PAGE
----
WASHINGTON – Last week, the Environmental Protection Agency named the first 10 chemicals it will evaluate under the new Frank R. Lautenberg Chemical Safety for the 21st Century Act, the first update since 1976 of the nation’s primary toxic substances law.
The safety reviews could lead to bans or restrictions on a number of hazardous chemicals in consumer products and workplaces, including asbestos, paint strippers, flame retardants and solvents.
The first 10 were selected from the Toxic Substances Control Act Work Plan, a list of 90 chemicals chosen based on their hazards and the public’s potential exposure, as well as other considerations such as persistence and bioaccumulation. Half of the chemicals contaminate drinking water, and setting health-based standards for them has been on the EPA’s to-do list for years.
Another substance targeted for action is the notorious carcinogen asbestos. The EPA first moved to ban asbestos more than 25 years ago, but was overruled by a federal court in 1991. Under the EPA’s strengthened authority, asbestos, which EWG Action Fund found kills up to 15,000 Americans each year through diseases it triggers, could finally be banned.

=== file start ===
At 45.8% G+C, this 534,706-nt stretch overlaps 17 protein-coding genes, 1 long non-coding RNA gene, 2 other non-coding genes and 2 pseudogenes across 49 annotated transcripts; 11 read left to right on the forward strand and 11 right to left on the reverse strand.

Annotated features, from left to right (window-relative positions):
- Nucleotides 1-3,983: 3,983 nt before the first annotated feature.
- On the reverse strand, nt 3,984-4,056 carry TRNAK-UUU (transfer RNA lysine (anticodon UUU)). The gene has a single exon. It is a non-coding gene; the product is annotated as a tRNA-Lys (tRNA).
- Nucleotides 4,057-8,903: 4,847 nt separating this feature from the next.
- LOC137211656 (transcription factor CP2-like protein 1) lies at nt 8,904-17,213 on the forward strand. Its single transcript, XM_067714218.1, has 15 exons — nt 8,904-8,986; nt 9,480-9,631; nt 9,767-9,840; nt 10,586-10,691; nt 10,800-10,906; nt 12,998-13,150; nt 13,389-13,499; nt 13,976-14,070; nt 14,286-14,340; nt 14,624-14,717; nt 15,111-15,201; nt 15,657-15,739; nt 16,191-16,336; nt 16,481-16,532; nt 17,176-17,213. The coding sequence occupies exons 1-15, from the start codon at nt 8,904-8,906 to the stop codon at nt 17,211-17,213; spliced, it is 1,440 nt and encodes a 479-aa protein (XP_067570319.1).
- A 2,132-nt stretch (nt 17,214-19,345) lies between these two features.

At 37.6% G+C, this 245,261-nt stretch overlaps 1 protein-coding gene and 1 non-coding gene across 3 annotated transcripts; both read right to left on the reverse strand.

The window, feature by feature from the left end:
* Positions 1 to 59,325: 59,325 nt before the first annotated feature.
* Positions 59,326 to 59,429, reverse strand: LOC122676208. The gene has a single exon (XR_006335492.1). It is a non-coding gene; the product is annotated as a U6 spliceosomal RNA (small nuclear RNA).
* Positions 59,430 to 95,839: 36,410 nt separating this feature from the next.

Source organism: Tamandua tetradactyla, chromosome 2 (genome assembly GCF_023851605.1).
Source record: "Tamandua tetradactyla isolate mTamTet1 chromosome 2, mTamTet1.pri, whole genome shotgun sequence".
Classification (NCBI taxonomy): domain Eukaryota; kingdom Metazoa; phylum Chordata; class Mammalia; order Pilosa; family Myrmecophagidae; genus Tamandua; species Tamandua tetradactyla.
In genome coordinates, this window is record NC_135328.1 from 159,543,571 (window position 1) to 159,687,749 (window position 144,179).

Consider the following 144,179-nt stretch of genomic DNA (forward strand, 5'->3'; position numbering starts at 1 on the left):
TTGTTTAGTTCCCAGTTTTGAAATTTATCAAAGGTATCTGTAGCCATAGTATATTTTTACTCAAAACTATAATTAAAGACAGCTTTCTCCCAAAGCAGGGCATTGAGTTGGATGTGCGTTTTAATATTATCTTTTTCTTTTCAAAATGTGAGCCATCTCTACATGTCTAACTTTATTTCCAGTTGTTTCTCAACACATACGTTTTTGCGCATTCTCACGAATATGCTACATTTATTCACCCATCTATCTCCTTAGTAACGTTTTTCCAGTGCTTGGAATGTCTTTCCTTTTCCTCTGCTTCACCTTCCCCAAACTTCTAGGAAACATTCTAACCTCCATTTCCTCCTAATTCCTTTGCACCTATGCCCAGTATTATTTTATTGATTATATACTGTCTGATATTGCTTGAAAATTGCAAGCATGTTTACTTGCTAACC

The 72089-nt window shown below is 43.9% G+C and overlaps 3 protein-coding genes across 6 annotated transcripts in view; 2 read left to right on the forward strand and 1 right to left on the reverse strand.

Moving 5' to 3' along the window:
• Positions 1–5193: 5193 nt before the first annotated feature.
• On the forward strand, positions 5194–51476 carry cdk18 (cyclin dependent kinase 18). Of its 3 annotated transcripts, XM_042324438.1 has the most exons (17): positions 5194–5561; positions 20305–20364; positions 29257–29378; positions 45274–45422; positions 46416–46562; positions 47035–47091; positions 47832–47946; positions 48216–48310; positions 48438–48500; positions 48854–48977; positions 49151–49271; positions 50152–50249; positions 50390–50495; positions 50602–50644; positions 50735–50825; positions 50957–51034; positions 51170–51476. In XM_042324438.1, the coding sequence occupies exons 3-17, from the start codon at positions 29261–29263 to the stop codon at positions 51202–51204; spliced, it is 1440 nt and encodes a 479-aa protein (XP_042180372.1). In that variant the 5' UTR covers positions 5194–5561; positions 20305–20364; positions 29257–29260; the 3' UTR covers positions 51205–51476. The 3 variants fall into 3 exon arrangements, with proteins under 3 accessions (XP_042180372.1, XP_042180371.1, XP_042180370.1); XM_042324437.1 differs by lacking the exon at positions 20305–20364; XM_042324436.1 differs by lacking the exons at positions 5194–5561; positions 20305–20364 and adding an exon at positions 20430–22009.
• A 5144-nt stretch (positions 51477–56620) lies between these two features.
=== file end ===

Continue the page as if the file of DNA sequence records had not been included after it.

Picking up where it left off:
“Many of the chemicals the EPA has listed for its first wave of reviews are highly toxic substances that can be found in everything from cosmetics, to insulation, paint strippers and household cleaning products,” said Melanie Benesh, legislative attorney for EWG. “We applaud the EPA for moving quickly to exercise its strengthened authority to protect the public from dangerous chemicals, but we will also keep up the pressure to ensure the agency stays the course under the incoming Trump administration.”
While selection of the first 10 chemicals is an important milestone, this list contains just the first of 1,000 chemicals in need of urgent EPA review. Under the new law, for each risk evaluation the EPA completes, it must start another. By 2020, the EPA must have at least 20 chemical risk evaluations ongoing at any given time.
Find out more about the first 10 chemicals for review, including their health risks and how consumers and workers may be exposed, in EWG’s new analysis.